By Ismael García-Colón, author of Colonial Migrants at the Heart of Empire
Colonial Migrants at the Heart of Empire explores how the Puerto Rican experience in farm labor challenges our understanding of U.S. citizenship and its relation to immigration policies. In 2015, the U.S. Department of Labor announced charges against a farm in New Jersey for unlawfully rejecting Puerto Ricans who applied for employment. The farm showed preferential treatment to guestworkers and provided working conditions less favorable to Puerto Ricans in violation of the H-2A visa’s regulations. Immigration law requires farms hiring workers to recruit domestic workers first and offer them the same wages and working conditions as to H-2A workers. Employers’ ability to deport guestworkers has rendered Puerto Ricans and other U.S. citizens less desirable for agricultural work.
Nowadays, Puerto Rican farmworkers are imperfect migrants for the majority of employers. Guestworkers and undocumented workers have become “perfect immigrants” for an agrarian labor regime characterized by a low-wage, deportable, and seasonal labor force. Being less desirable for agriculture does not imply that Puerto Rican workers are in a worse position than guestworkers or that being a guestworker is a privileged position. Rather, my book Colonial Migrants at the Heart of Empire emphasizes the long history of ironies and contradictions in the ways that farmers and government officials acted in regard to farm labor.
The use of Puerto Ricans in U.S. agriculture depended greatly on their membership status within the U.S. nation. After the Spanish-American War, Congress allowed the incorporation of Puerto Ricans into the U.S. labor market by defining them as U.S. nationals with limited rights. Between 1899 and 1917, Puerto Ricans migrated to U.S. territories such Hawaii and Cuba. Employers used them to replace labor migrants that the Chinese Exclusion Act and the Foran Act prohibited. The granting of U.S. citizenship in 1917 facilitated the recruitment of Puerto Ricans, but also began to mark their undesirability.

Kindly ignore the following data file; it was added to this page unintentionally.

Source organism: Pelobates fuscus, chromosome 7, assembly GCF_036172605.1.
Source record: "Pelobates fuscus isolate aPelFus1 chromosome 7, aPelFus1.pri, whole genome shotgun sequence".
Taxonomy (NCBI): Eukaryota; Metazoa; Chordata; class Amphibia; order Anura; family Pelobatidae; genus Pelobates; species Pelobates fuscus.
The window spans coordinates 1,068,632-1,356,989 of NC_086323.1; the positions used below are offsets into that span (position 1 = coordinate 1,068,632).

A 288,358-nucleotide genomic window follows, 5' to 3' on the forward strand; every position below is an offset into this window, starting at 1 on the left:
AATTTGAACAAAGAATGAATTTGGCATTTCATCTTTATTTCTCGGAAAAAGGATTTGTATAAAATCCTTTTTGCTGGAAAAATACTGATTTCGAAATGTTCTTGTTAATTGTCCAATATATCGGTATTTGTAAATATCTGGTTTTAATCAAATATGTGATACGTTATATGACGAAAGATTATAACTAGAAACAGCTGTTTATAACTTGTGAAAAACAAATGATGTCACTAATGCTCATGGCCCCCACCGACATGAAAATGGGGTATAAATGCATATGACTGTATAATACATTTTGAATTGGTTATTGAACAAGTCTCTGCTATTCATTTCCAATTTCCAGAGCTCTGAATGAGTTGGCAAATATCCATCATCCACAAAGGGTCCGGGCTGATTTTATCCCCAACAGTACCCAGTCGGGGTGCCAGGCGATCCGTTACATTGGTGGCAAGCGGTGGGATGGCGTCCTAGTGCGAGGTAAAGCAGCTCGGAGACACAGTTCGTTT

In 1947, the government of Puerto Rico enacted Public Law 89 requiring contracts and government approval when hiring workers in its jurisdiction. Using the experiences of the Bracero Program, the government designed a farm labor program for recruiting migrant workers. The government also approved Public Law 25, creating the Bureau of Employment and Migration with its Migration Division, and in charge of the Farm Labor Program. The U.S. colonial status allowed the insertion of Puerto Rico’s officials in the structures of the U.S. Department of Labor, the creation of the Migration Division as an agency operating stateside, and lobbying on behalf of Puerto Rico by congressional representatives and officials of the U.S. Office of Territories. However, it was only in the 1950s that Puerto Ricans became fully recognized as domestic workers for purposes of labor market regulations contained in the Wagner-Peyser Act.
Despite these efforts, officials continuously confronted the fact that employers opposed Puerto Ricans because they were citizens and immigration authorities could not send them back. U.S. colonialism and citizenship created in practice an ambiguous status for Puerto Ricans. Discrimination against Puerto Ricans because of their “foreignness” and race continued to occur even though Congress passed the Nationality Act of 1940 and an amendment to it in 1948 clarifying the “native-born” citizenship status of people born in Puerto Rico.
The Immigration and Naturalization Act of 1952 (INA) officially classified workers from Puerto Rico as domestic, giving them preference over guestworkers. The end of the Bracero Program in 1964 and restrictions on H-2 workers increased the hiring of Puerto Ricans. The Farm Labor Program rose to more than 20,000 workers in 1969.
During the mid-1970s, apple growers went to court challenging the preference for Puerto Rican workers over H-2 workers, and were successful. The fact that growers would not have to prefer Puerto Ricans over H-2 workers meant that the courts dismantled the most important pillar of the program. In 1993, the Roselló González administration ended the Farm Labor Program. Still, despite discrimination and shrinking numbers, contemporary Puerto Ricans continue their quest for earning a living by working in U.S. agriculture.
The history of Puerto Rican farmworkers shows that U.S. agriculture has developed a labor regime in which Puerto Rican farm labor is imperfect for employers because U.S. citizenship provides them with rights. Puerto Ricans, as distinctive U.S. citizens and colonial subjects, show the particular place that colonial populations occupy between minorities and immigrants within modern agrarian labor regimes and immigration policies.